Central perks

Centralised stocking cuts costs, but the case for in-country warehouses is gaining ground in the Middle East IT distribution channel. Senior figures at the region's top players line up to discuss the optimum distribution model.

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By  Stuart Wilson Published  June 28, 2004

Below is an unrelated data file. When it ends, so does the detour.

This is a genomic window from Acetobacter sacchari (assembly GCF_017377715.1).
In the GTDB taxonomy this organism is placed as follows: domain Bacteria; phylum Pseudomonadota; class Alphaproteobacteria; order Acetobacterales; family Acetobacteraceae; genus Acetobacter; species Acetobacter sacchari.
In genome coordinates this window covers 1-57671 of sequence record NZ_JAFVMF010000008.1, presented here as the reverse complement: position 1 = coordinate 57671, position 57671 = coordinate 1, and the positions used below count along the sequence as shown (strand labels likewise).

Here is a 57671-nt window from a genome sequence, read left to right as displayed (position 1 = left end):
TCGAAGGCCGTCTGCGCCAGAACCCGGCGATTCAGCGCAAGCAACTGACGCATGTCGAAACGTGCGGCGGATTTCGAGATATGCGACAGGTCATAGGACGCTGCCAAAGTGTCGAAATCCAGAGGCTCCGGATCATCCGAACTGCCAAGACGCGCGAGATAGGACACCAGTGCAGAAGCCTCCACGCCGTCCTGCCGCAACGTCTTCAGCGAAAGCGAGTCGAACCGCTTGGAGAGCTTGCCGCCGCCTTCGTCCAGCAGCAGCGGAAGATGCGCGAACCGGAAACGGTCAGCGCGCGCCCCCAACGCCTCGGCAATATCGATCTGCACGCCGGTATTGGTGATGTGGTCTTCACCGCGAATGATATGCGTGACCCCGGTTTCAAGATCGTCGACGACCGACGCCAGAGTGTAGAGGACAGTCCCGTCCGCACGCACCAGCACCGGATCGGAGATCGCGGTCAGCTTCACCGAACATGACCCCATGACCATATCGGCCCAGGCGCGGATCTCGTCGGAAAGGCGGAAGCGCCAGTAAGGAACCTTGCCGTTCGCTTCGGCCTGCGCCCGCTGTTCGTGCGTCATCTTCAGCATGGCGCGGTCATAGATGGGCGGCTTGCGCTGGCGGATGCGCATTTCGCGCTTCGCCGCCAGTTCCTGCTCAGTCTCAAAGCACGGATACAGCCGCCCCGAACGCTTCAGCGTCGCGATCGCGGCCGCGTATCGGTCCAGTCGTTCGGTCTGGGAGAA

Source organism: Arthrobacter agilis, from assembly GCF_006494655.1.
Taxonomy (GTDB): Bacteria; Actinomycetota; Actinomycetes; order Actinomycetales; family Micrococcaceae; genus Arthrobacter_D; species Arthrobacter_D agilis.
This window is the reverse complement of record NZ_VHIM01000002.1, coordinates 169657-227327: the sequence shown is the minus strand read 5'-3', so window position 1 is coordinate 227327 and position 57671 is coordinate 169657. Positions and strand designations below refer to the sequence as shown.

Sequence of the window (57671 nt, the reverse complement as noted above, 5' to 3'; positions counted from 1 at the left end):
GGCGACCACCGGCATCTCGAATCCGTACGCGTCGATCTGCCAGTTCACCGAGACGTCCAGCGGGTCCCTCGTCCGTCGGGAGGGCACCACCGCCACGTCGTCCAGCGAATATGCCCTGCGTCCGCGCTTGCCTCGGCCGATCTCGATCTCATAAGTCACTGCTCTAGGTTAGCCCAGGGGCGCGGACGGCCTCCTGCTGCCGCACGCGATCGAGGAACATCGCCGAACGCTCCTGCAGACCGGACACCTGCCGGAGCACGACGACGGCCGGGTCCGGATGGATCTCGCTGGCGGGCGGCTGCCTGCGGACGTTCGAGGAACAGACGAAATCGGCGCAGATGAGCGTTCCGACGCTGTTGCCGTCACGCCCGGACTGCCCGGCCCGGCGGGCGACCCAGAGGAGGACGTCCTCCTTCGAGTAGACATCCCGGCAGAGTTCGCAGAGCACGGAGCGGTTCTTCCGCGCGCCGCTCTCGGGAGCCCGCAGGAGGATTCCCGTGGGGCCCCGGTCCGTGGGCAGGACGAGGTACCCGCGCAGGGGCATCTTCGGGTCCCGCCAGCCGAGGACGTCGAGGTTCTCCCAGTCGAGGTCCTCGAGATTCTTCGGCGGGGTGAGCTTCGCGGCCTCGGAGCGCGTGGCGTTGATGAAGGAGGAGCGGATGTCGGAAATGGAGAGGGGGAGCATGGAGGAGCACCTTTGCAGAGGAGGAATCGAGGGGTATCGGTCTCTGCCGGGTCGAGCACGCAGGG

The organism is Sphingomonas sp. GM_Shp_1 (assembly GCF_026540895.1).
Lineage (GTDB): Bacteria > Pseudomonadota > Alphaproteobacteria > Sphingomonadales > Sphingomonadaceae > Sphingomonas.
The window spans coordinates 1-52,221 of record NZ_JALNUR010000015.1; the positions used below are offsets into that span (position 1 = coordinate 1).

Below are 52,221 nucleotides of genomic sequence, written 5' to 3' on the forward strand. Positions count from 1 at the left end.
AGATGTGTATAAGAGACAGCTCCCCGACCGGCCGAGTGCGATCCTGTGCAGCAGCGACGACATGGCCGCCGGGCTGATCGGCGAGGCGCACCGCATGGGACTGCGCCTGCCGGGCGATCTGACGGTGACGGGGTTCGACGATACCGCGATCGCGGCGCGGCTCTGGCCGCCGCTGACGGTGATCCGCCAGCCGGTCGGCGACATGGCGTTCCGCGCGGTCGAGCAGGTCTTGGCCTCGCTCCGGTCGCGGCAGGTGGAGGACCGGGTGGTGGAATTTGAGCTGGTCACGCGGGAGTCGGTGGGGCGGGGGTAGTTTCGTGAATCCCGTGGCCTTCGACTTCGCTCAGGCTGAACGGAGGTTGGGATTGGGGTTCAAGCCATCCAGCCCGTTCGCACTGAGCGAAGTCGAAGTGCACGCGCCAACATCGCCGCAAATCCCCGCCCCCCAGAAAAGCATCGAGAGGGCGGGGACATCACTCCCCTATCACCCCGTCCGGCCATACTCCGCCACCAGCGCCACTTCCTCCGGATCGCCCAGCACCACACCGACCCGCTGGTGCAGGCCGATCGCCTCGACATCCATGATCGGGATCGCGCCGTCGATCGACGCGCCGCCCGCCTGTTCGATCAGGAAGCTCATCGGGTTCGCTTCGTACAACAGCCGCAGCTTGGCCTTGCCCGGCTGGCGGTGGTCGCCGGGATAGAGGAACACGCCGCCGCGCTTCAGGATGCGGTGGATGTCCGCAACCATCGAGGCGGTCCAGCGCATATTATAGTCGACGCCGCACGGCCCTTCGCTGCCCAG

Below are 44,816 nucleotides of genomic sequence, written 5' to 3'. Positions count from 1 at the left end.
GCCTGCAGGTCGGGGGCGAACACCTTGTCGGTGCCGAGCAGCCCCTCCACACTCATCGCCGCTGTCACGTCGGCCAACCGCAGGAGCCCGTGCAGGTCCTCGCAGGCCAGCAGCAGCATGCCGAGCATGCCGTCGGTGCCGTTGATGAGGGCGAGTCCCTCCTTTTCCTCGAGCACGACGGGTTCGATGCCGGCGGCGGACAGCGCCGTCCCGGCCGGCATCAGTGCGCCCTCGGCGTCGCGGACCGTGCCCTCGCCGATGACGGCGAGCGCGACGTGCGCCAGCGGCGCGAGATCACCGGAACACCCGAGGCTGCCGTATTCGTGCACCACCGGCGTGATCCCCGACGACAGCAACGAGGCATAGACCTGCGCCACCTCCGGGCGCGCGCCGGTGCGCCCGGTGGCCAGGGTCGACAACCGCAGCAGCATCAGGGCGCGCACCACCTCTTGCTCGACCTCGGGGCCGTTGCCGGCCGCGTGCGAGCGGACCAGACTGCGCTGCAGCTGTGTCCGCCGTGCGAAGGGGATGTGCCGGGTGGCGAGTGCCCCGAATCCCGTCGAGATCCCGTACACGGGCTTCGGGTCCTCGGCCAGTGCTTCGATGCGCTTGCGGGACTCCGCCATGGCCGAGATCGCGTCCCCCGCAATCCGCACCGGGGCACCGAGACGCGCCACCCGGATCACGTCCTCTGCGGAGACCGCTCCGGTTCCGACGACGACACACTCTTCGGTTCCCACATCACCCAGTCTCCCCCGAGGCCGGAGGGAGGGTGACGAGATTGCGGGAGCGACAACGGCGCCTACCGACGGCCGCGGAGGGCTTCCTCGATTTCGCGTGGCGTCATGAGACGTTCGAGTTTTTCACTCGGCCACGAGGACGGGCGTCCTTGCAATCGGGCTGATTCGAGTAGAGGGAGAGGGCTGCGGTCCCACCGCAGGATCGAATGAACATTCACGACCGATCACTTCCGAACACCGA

Are you local?|~|distichammas.jpg|~|Jacques Chammas, managing director at Mindware|~|Opening a warehouse in every major city across the Middle East and stuffing it full of IT stock would make a distributor very attractive to local resellers. Some major vendors would love to see their distributors pursuing this path. Unfortunately, given the slim margins of IT distribution, this model is just not practical. A pressing need to keep operating costs under control means distributors are striving to find the perfect blended model; combining the efficiency of centralised stocking points with the benefits of building local presence. There are no hard and fast rules regarding the best model to use when distributors decide whether to centralise their stocking points or start opening in-country warehouses. In the Middle East a whole host of factors influence this decision-making process. Some products, such as PCs, lend themselves to having a readily available local stock, while others, such as components, demand the efficiency benefits of being held centrally. When you consider the Middle East’s powerful re-export channel, the complex duty and customs systems currently in place, the impact of grey market product and the barriers to setting up local operations in some countries, it is plain to see why some distributors are wary of setting up an extensive network of local warehouses and offices. Adnan Al-Falah, Tech Data Middle East’s new managing director, is in no doubt that combining the best of both worlds is the right route to take for now: “It is about evolving a mixture of the two where you see fit and driving efficiency in whichever model you choose. We would like to see vendors move closer towards evolving this model and we’re driving them to eventually drop ship into our hubs. This would save us costs and allow us to invest in other parts of the business.” Tech Data currently operates three warehouses in the region: one in Bahrain, one in Jordan and its main facility in Jebel Ali, UAE. “If the logistics challenges were straightforward, country boundaries open and you did not have customs duties and regulations, it would make sense to have stock in central areas and distribute across the countries,” adds Al-Falah. “We have customs, we have duties and we have paperwork. That is why a true centralised model is not efficient today.” These reasons for moving stock into specific countries are not in question, but as soon as distributors go down this path they can expose themselves to greater levels of risk. Almasa IT Distribution has taken the concept of centralised distribution to the extreme. It envisages serving the Europe, Middle East and Africa (EMEA) region from three stocking hubs: Dubai, Amsterdam and Morocco. Freight forwarders will be used to deliver in country after picking up from the regional hubs. Mehdi Amjad, group managing director at Almasa, explains the logic: “The duty structure is very complex in Saudi Arabia and other places, plus we have to contend with product ageing. So Almasa has pursued the idea of centralised warehousing…this is not perfect compared to holding true local stock, but the advantages of this model in the Middle East today outweigh the in-stock in-country model. With that model you might bring stock into a country, be stuck with it for two months and find the customer can get it at a better price than you offer.” Aptec currently has operations in multiple locations across the Middle East and Africa including the UAE, Saudi Arabia, Egypt, Lebanon, Turkey, Kuwait, Uzbekistan, Kenya and Nigeria. The extent of activities run out of each location is decided on a case-by-case basis. “Not every location is a fully-fledged operation with warehousing, accounting and sales operations,” explains Dr Ali Baghdady, president and CEO at Aptec. “In some cases we only have a sales entity in country with warehousing and shipping operated from a location nearby. In Nigeria and Kenya we only have a sales operation. While we have warehousing and sales operations in Kuwait, all accounting and invoicing is handled out of Dubai. The decision on whether or not to run a full operation is determined by many factors including the size of the market, safety concerns and also security.” ||**||'Value-added logistics'|~|distiadnan.jpg|~|Adnan Al-Falah, managing director at Tech Data Middle East|~|Taking stock into a particular country can be a risky business for a distributor. The Middle East IT channel still has its fair share of traders and re-exporters buying in bulk out of Jebel Ali and moving product into other countries. The fact that some of these companies avoid the paperwork and costs involved in moving kit from country-to-country is the worst kept secret in the Middle East IT channel. Some of the distributors that play by the rules jokily refer to their less scrupulous channel colleagues as ‘value-added logistics’ providers. Joking aside though, it is this movement of product that can leave authorised in-country distributors holding stock they cannot sell. Unable to move it out of the country, these products end up being written off and dumped on the market at low prices. Dr Baghdady explains: “Some products can be undermined in local markets because of the re-export channel. Some products that tend to be small in size, such as components, memory and hard drives, can be smuggled and this is the big threat to local operators.” It is the re-export channel and the movement of goods between companies and countries at a second tier channel level that frustrates attempts by vendors and first-tier distributors to create a clearly defined two-tier channel in the Middle East channel — one that would allow them to build closer links to the resellers serving end-users directly, sell to them and support them through local stocking points. So long as distributors keep selling to these players out of Jebel Ali, the impediment to building local touch remains. “Aptec is against supplying anybody using methods to avoid paying customs and duty,” says Dr Baghdady. “When we sell centrally from Jebel Ali we ensure it is not to one of these companies. We have our own blacklist of smugglers, dodgers and bad payers.” Redington operates a similar policy and keeps a close eye on where customers buying from Jebel Ali are selling. With warehouses in Riyadh, Cairo and Dubai, and plans to open a facility in Kuwait next, Redington does not want its Jebel Ali customers undermining its investment in local stocking points. It is a similar story at Tech Data, which refuses to sell to certain companies and will only sell popular products, or those in short supply, to reputable resellers. “By doing this we will move away from the trader mentality where someone from Saudi Arabia comes to Dubai, does a deal in Jebel Ali, takes the product out of Jebel Ali, ships it into Saudi and then sells to resellers who take it to end-users,” explains Al-Falah. “That is the inefficiency of the model that Tech Data is trying to take out of the system by investing in places like Bahrain and Jordan to serve the small and medium sized resellers direct.” Eroding the role of sub-distributors and brokers in the Middle East IT channel would bring greater predictability and stability to the IT market. By effectively removing one tier of the IT channel the route-to-market between vendor and end-user is shortened allowing better management of stock availability and the opportunity to reduce inventory levels. A classic two-tier model involving distributor selling to reseller selling to end-user is the end game desired by many. The big names in distribution believe this would benefit second tier resellers. “They need a supplier who can sell them what they need, not what he bought,” says Al-Falah. “The trader mentality is, ‘Let me go and buy something, bring it here and exploit systems inefficiency and then I will find my buyers’. This is not really distribution. What we do is work with the customers, segment them, help them focus on the market they are addressing and work with them to try and create the activities, marketing and push and pull message the vendors want. So when the customer wants a solution to their problem, the reseller knows where to go to get it. This is not like doing a deal with the trader next door because he happens to have 3,000 widgets that he is trying to get rid of.” ||**||Customer breadth|~|distimehdi.jpg|~|Mehdi Amjad, group managing director at Almasa IT Distribution|~|Large resellers re-exporting to other countries out of Dubai typically have to consolidate orders to create a large enough economy of scale to justify the logistics costs involved. While a few players are capable of moving these volumes to serve their own needs, others are taking goods in-country with only a vague notion that a viable market exists to quickly sell them on to. This problem is only one of a series of factors that major distributors contend with when examining where to locate stocking points in the region. “I believe that every country deserves local stock,” says Jacques Chammas, managing director at Mindware. “But there are some legal procedures to deal with in this region such as finding local sponsors. We also have to look at the size of the economies. Saudi Arabia justifies holding local stock; the Gulf countries justify holding stock in Dubai and Lebanon justifies stock to serve Jordan, the internal market and Iraq in the future. Mindware now has a representative office in Egypt because of the size of the market. But because of the financial situation and currency devaluation we do not yet have a warehouse there.” One of the major buzzwords being pumped out by vendors to their distributors is customer breadth — a term implicitly linked to local stocking points. Pushing distributors to go in-country and develop direct relationships with the local resellers offers vendors greater predictability in the supply chain, less grey market headaches and better visibility of the end-user market. For Redington, local stock offers the potential to supply partners using a just-in-time delivery model. This not only makes it easier for the resellers, but also healthier for the distributor’s risk exposure. Instead of exposing himself to large credit lines with a small number of resellers, the distributor is instead running small credit lines with a much larger customer base. “You cannot have customer breadth unless you have local stock,” says Chammas. “It is important to make sure the breadth is healthy as well. Mindware has some 4,000 resellers on its books and we work with around 600 on a regular basis. Of this 600, about a third are big customers.” “Vendors have realized they need to invest in the Middle East on an ongoing basis not on a one-off basis,” adds Al-Falah. “Even the vendors were looking in with a trader mentality before. They have had to change and now we are engaged in pushing for customer breadth with every single vendor we work with. Tech Data programmes, rebates and promotions are all based on vendors asking us to touch as many resellers as possible and delivering product in-territory.” While customer breadth and local stocking points are hot topics in the channel, it is important to realise that a product dimension also exists in the market. Some IT products lend themselves well to local distribution infrastructure, while others — by virtue of their pricing volatility and high volume purchases — still demand the efficiencies of centralisation. “Components is a very centralised model,” says Dr Baghdady at Aptec. “All the product is purchased centrally and is supplied to the divisions within the subsidiaries very rapidly. It is almost run like a trading desk on a stock exchange. Everything is monitored centrally including what is in stock, how it is sold and how quickly it is turned around.” ||**||Lean and mean|~|distithomas.jpg|~|Mathew Thomas, general manager sales at Redington Gulf|~|The ability to operate a lean and mean centralised distribution model for components has also spawned the emergence of focused specialists in this sector such as eSys. Pavan Gupta, general manager at eSys Middle East, splits vendors into two main categories: ‘air’ vendors that fly in high value key components such as hard drives, memory and CPUs, and ‘sea’ vendors shipping in products with more stable pricing such as floppy drives, casings and monitors. “Air vendors definitely do not want too many stocking points because inventory management is critical to them,” says Gupta. “They need a distributor that can effectively manage the inventory and hence sell at a lower cost. If a hard drive vendor says it wants 20 stocking points in the Middle East, then it is not for us. In contrast, sea vendors selling products where prices do not change as much want more and more stocking points. At the end of the day it is all about cost. Any distributor can hold stock at 20 locations but it means extra cost that has to be absorbed by the customer. Each individual vendor has to find the optimum solution.” The dynamics of the components market allow eSys to base its entire Middle East operation out of Jebel Ali and sell to a targeted customer base offering deep penetration of the fragmented national markets across the region. “This regional operation serves 45 countries so we find a suitable customer in each country to extend our grip on the market,” adds Gupta. “Our model is to focus country-by-country and pick up customers with the muscle to target local resellers and support them. I don’t like to call them sub-distributors but prefer the terms wholesalers or importers.” This model works well for the components channel in the Middle East. But it is vital that distributors such as eSys, and its vendor partners, ensure that the ‘wholesalers’ are actually moving the product into pre-determined countries and serving the local resell channel efficiently. Vendors have a vital role to play in driving the channel forward and giving major distributors the incentives and market conditions to justify the development of local stocking points. This means clamping down on distributors and resellers feeding the grey market by supplying product for cross-border transactions that undermine their authorised channels. Long-term, such actions will also play a role in driving the eventual consolidation of the channel landscape in the Middle East. “It will happen if there is a concerted push to do the right thing and the whole environment changes,” concludes Al-Falah. “Vendors can play a major part by consolidating their channel and consistently approaching the market with high standards of business, behaviour and reporting. Vendors cannot just say I sold it to a distributor, it is their problem.” The wisdom of local stocking points depends heavily on whether second tier resellers choose to buy on price or look to build a quality link with a local distributor. Mathew Thomas, general manager sales at Redington Gulf, says: “The customer who can wait for next day delivery from a distributor working remotely will also wait for four days to get product from Jebel Ali. The whole idea of local stock is to offer same day delivery. Redington has three facilities in Saudi Arabia and offers same day delivery in Riyadh and next day for the rest of the Kingdom.” Building a local distribution infrastructure adds a great deal to operating costs and major distributors are understandably cautious. There are massive benefits to local stocking points: closer links to true second tier resellers serving end-users, the erosion of the role of sub-distributors and brokers, the opportunity to hold less inventory in the channel and an improved ability to control the flow of grey market product. For now, vendors and major distributors alike appear to be stuck in the grip of a complicated hybrid channel model. Both want to go in-country but know they cannot afford to miss out on the re-export business being done out of Jebel Ali. Trying to run these two models in parallel causes administrative headaches and makes channel management a complex affair. Changing the status quo looks like being a long and drawn out affair. Vendors and major distributors need to open up to each other and work together to get a better understanding of the mechanics of the second tier reseller level. Without this knowledge transfer and a common agenda, the channel shenanigans that are part and parcel of the Middle East IT supply chain will continue unabated. ||**||